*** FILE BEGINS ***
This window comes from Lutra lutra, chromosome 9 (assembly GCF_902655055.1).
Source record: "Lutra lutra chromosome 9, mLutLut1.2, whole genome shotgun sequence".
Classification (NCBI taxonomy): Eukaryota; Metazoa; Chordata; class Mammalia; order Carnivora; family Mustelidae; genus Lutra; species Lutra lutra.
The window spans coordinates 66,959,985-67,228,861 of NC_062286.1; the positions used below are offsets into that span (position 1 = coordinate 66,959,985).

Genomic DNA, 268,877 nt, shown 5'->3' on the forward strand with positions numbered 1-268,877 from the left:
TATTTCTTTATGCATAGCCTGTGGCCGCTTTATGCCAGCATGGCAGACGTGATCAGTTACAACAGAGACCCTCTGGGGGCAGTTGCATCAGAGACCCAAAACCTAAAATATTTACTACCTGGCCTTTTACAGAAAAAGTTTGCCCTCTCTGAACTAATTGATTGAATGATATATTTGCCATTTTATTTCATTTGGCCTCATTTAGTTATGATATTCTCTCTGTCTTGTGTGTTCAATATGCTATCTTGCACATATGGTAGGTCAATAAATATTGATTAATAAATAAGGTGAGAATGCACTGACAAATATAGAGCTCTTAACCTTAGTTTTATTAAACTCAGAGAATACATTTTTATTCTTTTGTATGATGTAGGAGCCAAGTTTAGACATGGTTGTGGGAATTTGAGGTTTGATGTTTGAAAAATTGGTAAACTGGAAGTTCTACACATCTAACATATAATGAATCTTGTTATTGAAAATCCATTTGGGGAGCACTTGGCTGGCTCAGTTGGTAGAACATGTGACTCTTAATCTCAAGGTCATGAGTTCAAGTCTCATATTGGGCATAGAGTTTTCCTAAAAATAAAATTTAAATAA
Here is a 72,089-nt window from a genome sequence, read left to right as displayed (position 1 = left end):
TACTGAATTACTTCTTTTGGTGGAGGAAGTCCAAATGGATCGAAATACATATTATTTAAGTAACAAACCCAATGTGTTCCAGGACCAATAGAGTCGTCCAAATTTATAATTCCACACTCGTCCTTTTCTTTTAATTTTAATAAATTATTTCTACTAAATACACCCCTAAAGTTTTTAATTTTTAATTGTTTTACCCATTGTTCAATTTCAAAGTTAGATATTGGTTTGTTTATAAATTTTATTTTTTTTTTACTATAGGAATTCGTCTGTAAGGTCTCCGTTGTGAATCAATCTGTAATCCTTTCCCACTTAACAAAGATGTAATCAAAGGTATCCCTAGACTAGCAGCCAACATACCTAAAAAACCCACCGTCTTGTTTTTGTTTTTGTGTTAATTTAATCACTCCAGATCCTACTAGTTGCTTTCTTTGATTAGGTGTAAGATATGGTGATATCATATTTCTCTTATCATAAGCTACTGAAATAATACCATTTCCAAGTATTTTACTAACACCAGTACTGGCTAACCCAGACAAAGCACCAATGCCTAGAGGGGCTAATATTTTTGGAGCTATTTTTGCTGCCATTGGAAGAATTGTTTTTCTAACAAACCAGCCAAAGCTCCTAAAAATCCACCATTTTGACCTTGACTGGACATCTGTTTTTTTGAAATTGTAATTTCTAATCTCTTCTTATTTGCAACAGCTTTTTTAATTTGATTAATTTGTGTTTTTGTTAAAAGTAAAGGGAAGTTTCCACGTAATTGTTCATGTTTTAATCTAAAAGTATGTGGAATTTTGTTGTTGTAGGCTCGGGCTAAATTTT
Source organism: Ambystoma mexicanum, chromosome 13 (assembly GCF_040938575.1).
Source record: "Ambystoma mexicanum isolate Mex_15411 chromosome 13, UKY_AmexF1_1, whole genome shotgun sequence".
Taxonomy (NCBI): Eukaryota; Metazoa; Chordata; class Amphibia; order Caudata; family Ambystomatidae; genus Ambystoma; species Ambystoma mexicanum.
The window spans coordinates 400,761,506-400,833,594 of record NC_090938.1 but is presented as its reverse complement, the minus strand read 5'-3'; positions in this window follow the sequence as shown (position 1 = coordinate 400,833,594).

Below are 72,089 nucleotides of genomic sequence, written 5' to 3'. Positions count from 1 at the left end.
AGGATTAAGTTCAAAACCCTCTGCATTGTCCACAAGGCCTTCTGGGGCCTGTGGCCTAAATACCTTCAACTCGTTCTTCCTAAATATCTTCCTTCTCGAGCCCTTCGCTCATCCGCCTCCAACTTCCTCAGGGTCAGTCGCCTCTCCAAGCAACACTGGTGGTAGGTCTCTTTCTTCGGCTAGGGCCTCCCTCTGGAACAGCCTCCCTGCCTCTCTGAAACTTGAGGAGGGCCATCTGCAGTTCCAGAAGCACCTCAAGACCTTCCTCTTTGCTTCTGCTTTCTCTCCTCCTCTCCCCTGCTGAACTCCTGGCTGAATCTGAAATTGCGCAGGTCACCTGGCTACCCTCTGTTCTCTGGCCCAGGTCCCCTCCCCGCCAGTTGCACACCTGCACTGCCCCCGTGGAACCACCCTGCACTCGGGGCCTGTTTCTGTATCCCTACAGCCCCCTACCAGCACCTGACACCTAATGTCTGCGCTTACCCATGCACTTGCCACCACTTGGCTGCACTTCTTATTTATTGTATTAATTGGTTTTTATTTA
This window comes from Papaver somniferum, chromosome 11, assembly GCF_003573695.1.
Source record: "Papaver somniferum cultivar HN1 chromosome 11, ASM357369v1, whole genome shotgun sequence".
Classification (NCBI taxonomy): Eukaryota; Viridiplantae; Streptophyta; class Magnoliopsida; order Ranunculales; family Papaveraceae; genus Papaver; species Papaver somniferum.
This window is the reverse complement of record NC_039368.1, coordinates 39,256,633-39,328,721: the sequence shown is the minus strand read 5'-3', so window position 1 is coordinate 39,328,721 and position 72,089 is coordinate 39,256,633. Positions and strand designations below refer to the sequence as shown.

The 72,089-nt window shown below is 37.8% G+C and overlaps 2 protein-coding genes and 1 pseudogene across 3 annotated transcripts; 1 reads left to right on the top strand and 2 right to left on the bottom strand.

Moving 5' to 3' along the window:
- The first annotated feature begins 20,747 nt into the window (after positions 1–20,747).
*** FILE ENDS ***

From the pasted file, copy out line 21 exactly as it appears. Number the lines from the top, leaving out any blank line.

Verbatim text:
- The first annotated feature begins 20,747 nt into the window (after positions 1–20,747).